Two novel and orally administered drugs can not only block the growth but also reduce the size of a type of tumor found in the nervous system, new research has shown.
The tumors, known as schwannomas, most commonly grow on the nerves that carry auditory and balance information to the brain. Schwannomas are the most common nerve sheath tumor and can occur in anyone, but are also linked to an inherited condition known as neurofibromatosis type II (NF2).
With NF2, where the function of the protein merlin in cells is lost, patients often develop not only schwannomas but also meningioma tumors associated with the brain and spinal cord.
Both types of tumors are difficult to treat, with surgery currently being the mainstay, but also carrying a high risk of damage to surrounding normal nervous system tissue.
Faced with the urgent need for new treatments, an international team of scientists focused on the Hippo signaling pathway, which normally controls organ size in human tissues and cells but is dysregulated in several types of cancer.
Using a combination of patient-donor tumor cells from surgical resections and mouse models of schwannomas, the researchers showed that tumor growth can be greatly and significantly reduced after just 21 days of drug administration.
Furthermore, treatment with the Hippo pathway inhibitors (called VT1 and VT2 in the study) actually caused tumor cell death and an overall shrinkage in tumor size.
Drugs from this new class of hippo pathway inhibitors have also shown efficacy in another tumor type, mesothelioma, and are currently in phase 1 clinical trials.
Initial experiments with these new compounds show that they apparently also block the growth of meningioma tumor cells. Meningioma is not only a second tumor type that occurs in patients with NF2, but overall the most common tumor in the brain.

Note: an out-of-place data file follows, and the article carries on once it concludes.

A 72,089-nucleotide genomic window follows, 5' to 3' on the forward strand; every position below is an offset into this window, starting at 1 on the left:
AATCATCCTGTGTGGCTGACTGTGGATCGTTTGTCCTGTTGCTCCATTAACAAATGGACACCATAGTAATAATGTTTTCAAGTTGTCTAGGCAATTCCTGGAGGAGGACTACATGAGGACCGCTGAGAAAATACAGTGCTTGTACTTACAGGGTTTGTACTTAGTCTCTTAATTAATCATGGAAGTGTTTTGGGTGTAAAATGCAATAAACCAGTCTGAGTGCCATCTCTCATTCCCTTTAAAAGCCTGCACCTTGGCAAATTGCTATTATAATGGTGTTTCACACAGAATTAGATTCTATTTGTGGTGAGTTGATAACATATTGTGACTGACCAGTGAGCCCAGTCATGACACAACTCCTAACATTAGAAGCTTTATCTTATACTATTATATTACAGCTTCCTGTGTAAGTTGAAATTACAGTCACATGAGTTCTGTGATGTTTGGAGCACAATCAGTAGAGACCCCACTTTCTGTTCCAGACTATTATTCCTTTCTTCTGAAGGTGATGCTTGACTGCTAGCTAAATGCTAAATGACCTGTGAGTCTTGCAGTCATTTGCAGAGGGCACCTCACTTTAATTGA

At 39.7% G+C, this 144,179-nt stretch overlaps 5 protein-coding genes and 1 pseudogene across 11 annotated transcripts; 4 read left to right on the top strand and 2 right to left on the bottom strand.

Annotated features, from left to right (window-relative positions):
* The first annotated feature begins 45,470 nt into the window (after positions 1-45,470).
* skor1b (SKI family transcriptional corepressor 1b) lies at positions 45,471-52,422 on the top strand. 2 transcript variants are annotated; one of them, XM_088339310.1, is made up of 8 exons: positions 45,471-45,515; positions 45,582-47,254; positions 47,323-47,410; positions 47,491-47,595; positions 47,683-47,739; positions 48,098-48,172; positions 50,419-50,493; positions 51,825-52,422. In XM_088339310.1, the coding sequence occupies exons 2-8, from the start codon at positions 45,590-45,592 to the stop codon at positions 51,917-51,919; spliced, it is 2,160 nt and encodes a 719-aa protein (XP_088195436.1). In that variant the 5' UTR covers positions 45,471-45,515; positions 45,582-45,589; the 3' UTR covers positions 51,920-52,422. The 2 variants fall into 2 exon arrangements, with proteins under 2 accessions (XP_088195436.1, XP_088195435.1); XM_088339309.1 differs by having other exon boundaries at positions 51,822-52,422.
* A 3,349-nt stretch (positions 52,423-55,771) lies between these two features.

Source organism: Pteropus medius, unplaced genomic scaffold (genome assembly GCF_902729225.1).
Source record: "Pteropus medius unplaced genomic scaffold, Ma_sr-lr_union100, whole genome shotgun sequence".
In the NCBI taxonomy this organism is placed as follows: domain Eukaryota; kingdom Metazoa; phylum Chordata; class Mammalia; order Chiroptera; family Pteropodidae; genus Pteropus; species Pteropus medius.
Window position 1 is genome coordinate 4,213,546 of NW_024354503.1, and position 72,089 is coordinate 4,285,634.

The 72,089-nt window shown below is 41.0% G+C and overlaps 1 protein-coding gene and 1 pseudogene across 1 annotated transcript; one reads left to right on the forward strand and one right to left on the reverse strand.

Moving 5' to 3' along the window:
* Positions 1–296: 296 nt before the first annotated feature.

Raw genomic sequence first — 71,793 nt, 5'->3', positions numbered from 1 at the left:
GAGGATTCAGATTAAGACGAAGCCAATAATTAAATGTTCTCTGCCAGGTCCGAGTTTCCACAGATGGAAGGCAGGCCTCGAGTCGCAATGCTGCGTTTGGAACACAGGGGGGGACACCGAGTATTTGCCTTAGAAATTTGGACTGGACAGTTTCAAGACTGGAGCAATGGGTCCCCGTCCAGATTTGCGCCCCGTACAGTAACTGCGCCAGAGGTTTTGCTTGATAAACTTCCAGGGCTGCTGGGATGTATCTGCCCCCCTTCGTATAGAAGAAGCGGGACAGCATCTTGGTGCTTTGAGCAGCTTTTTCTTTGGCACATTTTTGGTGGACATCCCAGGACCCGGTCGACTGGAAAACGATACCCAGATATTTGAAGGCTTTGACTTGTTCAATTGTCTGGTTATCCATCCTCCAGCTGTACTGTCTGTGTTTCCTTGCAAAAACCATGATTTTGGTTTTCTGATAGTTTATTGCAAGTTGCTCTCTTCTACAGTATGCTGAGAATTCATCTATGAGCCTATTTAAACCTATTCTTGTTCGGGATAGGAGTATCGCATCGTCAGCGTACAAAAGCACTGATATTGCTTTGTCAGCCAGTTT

The effect of using these new therapies to treat both types of tumors simultaneously has the potential to be of great clinical value.
The study appears in the November issue of the journal Brainand was supported by Research Fellow Dr. Liyam Laraba and Professor of Neuroscience David Parkinson from the University of Plymouth.
It was supported by the Brain Tumor Research Charity, which funds a university center of excellence in low-grade brain cancer research, Vivace Therapeutics Inc and the Children’s Tumor Foundation.
dr Laraba, who completed the work as part of his Ph. These drugs are well tolerated in our models and we hope that our work can stimulate and accelerate the use of these inhibitors in clinical trials.”
Professor Parkinson, the study’s senior author, added: “Our current study provides an early indication that we may be able to offer schwannoma patients a successful alternative treatment to manage their condition. However, patients with neurofibromatosis type 2 often have both schwannoma and meningioma tumors affecting their nervous system. For these patients, the prospect of a single drug that could treat both types of tumors without the need for invasive and risky surgery is clearly an exciting prospect.”
Materials provided by University of Plymouth. Note: Content can be edited for style and length.